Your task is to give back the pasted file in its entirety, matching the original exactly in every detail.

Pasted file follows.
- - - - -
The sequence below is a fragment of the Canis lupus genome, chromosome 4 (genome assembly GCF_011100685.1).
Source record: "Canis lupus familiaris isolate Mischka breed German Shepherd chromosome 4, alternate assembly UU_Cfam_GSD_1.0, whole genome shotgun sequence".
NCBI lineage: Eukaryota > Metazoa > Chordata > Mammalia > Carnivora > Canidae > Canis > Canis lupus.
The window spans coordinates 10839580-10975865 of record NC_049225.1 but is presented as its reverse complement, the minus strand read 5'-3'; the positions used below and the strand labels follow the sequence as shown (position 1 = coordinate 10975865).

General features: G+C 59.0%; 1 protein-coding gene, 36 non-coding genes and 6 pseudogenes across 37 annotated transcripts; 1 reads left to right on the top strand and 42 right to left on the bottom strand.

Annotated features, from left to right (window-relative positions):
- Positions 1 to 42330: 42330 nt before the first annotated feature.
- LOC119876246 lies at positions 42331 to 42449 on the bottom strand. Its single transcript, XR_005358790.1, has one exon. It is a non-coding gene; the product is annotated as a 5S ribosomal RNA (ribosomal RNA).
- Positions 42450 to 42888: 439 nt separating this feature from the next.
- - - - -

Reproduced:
The sequence below is a fragment of the Canis lupus genome, chromosome 4 (genome assembly GCF_011100685.1).
Source record: "Canis lupus familiaris isolate Mischka breed German Shepherd chromosome 4, alternate assembly UU_Cfam_GSD_1.0, whole genome shotgun sequence".
NCBI lineage: Eukaryota > Metazoa > Chordata > Mammalia > Carnivora > Canidae > Canis > Canis lupus.
The window spans coordinates 10839580-10975865 of record NC_049225.1 but is presented as its reverse complement, the minus strand read 5'-3'; the positions used below and the strand labels follow the sequence as shown (position 1 = coordinate 10975865).

General features: G+C 59.0%; 1 protein-coding gene, 36 non-coding genes and 6 pseudogenes across 37 annotated transcripts; 1 reads left to right on the top strand and 42 right to left on the bottom strand.

Annotated features, from left to right (window-relative positions):
- Positions 1 to 42330: 42330 nt before the first annotated feature.
- LOC119876246 lies at positions 42331 to 42449 on the bottom strand. Its single transcript, XR_005358790.1, has one exon. It is a non-coding gene; the product is annotated as a 5S ribosomal RNA (ribosomal RNA).
- Positions 42450 to 42888: 439 nt separating this feature from the next.